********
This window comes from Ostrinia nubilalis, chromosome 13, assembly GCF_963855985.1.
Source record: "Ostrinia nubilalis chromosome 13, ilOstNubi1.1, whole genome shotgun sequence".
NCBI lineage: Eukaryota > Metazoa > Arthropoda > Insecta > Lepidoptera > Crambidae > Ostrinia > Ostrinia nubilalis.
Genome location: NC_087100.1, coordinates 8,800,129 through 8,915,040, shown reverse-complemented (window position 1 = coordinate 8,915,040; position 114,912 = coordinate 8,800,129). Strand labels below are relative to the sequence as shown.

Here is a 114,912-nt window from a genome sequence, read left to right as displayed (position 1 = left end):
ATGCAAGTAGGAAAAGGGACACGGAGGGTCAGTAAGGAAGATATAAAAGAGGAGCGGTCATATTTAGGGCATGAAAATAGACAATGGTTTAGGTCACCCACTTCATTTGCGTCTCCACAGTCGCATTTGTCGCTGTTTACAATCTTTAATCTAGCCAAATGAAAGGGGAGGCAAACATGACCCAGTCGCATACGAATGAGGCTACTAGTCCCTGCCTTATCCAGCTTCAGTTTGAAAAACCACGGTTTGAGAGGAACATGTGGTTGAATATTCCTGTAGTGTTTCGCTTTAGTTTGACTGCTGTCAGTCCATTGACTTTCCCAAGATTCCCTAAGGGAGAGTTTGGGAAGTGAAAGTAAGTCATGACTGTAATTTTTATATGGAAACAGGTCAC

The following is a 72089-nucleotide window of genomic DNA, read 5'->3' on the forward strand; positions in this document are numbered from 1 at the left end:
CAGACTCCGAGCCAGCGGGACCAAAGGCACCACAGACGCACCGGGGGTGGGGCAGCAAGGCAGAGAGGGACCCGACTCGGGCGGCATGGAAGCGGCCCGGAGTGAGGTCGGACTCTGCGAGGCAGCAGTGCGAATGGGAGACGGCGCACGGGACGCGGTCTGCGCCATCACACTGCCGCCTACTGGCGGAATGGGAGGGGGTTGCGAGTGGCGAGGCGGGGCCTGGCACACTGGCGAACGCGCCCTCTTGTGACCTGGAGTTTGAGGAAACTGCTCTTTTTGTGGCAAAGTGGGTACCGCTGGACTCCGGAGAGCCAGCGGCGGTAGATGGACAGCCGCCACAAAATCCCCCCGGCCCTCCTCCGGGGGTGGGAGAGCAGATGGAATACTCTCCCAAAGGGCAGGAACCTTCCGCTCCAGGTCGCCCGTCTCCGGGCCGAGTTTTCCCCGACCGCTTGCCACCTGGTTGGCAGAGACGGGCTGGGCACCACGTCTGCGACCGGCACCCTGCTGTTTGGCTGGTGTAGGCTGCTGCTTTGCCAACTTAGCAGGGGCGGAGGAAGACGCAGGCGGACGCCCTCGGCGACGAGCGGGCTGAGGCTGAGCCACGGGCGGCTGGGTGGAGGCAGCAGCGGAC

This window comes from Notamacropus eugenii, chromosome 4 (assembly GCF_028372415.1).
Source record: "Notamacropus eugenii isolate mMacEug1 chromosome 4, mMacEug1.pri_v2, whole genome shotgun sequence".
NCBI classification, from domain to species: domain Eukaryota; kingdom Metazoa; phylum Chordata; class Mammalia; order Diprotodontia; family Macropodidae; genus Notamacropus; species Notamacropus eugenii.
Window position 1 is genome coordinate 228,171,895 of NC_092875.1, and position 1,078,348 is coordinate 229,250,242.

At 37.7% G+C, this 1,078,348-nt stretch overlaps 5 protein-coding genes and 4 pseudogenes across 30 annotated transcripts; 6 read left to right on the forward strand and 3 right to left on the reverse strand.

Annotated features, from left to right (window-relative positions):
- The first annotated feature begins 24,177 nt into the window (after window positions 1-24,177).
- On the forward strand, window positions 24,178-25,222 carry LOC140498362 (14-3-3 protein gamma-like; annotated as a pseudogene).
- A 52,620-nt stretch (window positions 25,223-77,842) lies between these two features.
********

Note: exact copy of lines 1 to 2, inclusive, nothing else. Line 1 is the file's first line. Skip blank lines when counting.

This window comes from Ostrinia nubilalis, chromosome 13, assembly GCF_963855985.1.
Source record: "Ostrinia nubilalis chromosome 13, ilOstNubi1.1, whole genome shotgun sequence".